Growing up in Charleston, South Carolina, Winthrop University senior Arlene Haskins often watched the National Geographic and Animal Planet channels.
Fitting, then, that she plans to become a zoologist and currently interns at the Naturalist Center, part of the Museum of York County. The biology major completed her first day on the job a few weeks ago.
“A lot of museums, zoos, places around the world have zoologists,” she said. “Zoology is such a broad field. You can go anywhere and do anything.”
Her path had always led her to Winthrop. She said she had always heard about the school and its campus, so there was no doubt she would attend here.
Haskins had originally planned to become a veterinarian. However, she realized her passion was taking her in a different direction, especially after taking a veterbrate natural history course class with Professor of Biology Bill Rogers.
“We took a tour [of the Museum of York County], and I thought this place sounded cool,” she said. “I’m getting my foot in the door.”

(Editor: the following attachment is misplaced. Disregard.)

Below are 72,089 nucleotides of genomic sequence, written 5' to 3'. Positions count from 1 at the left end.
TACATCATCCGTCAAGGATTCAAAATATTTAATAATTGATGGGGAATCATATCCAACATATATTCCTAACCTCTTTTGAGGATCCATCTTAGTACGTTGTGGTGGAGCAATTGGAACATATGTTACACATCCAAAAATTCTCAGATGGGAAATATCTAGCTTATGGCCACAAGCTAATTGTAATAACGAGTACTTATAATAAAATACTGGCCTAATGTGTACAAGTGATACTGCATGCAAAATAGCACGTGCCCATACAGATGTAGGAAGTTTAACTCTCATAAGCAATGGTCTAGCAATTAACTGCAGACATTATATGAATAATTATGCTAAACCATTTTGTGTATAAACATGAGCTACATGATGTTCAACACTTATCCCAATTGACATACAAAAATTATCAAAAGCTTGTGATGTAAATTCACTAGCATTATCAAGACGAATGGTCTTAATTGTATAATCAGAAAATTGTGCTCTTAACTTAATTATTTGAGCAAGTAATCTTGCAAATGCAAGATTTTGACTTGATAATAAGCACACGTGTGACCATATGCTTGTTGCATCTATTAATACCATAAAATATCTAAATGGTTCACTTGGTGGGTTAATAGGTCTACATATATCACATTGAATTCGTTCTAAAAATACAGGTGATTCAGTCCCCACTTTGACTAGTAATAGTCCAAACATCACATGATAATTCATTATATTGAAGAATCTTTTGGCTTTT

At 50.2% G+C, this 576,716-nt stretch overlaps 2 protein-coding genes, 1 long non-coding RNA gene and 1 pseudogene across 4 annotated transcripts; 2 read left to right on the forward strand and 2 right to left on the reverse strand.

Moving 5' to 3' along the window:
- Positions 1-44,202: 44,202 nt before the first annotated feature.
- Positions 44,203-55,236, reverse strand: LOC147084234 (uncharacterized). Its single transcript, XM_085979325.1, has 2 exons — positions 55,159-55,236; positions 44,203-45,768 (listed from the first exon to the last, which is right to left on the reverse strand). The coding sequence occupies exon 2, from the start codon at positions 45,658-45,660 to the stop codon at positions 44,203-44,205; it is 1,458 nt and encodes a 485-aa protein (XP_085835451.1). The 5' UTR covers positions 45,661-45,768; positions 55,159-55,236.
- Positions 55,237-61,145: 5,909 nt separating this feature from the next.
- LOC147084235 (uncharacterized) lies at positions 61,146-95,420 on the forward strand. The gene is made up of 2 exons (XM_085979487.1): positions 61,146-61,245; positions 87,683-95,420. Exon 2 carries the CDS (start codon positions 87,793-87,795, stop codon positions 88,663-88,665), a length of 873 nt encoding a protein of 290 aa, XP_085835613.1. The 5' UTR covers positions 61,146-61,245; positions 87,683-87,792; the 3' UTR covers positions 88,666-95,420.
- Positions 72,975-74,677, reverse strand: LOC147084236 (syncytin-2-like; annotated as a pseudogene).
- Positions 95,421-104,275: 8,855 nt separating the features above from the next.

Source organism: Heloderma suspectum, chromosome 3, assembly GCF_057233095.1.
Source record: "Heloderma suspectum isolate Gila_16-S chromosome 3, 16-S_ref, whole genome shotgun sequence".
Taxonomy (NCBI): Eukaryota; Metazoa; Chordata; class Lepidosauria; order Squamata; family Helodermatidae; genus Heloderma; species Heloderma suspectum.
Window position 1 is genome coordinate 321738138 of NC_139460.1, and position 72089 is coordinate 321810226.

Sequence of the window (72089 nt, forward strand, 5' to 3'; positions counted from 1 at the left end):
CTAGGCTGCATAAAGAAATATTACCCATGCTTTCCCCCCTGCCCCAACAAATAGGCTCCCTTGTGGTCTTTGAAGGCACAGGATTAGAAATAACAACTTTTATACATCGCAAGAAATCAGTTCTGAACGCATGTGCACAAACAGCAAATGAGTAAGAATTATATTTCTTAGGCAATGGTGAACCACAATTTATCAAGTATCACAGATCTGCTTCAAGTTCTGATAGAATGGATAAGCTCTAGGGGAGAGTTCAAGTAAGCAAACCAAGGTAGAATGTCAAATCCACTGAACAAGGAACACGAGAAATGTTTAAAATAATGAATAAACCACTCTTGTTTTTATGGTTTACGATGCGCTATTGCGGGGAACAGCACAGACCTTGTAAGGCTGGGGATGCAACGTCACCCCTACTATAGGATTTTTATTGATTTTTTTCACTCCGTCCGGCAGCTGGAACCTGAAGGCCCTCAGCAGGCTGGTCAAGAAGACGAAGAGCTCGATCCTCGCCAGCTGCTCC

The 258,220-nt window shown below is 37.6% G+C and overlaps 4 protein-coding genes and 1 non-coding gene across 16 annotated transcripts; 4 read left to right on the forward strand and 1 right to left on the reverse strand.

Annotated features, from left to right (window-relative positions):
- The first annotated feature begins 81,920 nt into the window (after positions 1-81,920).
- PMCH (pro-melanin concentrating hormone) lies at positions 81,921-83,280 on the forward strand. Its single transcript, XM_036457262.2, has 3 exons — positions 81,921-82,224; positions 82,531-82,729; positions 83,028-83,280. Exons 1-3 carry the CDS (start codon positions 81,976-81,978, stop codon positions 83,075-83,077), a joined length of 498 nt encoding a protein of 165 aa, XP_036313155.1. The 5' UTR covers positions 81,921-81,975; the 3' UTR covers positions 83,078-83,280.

At the museum, Haskins has two jobs: as an interpreter in the Nature Center, and as a “specimen preparator," which involves skinning the dead animals and sending them off to the taxidermist. Her first piece of work? A raccoon.
When she’s not making her rounds at the museum, Haskins is a member of the Winthrop STEM program and is active in the Tae Kwon Do Club. The latter she discovered while a freshman at Convocation; she’ll soon take the test for her black belt.
“I just enjoy it,” she said. “It makes me feel confident and like I can defend myself.”
Haskins has found Winthrop’s faculty to be a big help both in and outside of the classroom, whether it’s teaching a fascinating topic, helping them connect with experts in the field or pointing them in a new academic direction.
“Dr. Matthew Heard got me to the veterinarians I wanted to talk to,” she explained. “Zoology with Dr. Paula Mitchell…She was so passionate. It made the topic interesting and I was sad when the class was over.”
When asked where she sees herself in five years, Haskins grinned.
“In the field tracking some kind of animal—maybe in the desert or the Amazon,” she said.
Last updated 10/15/2015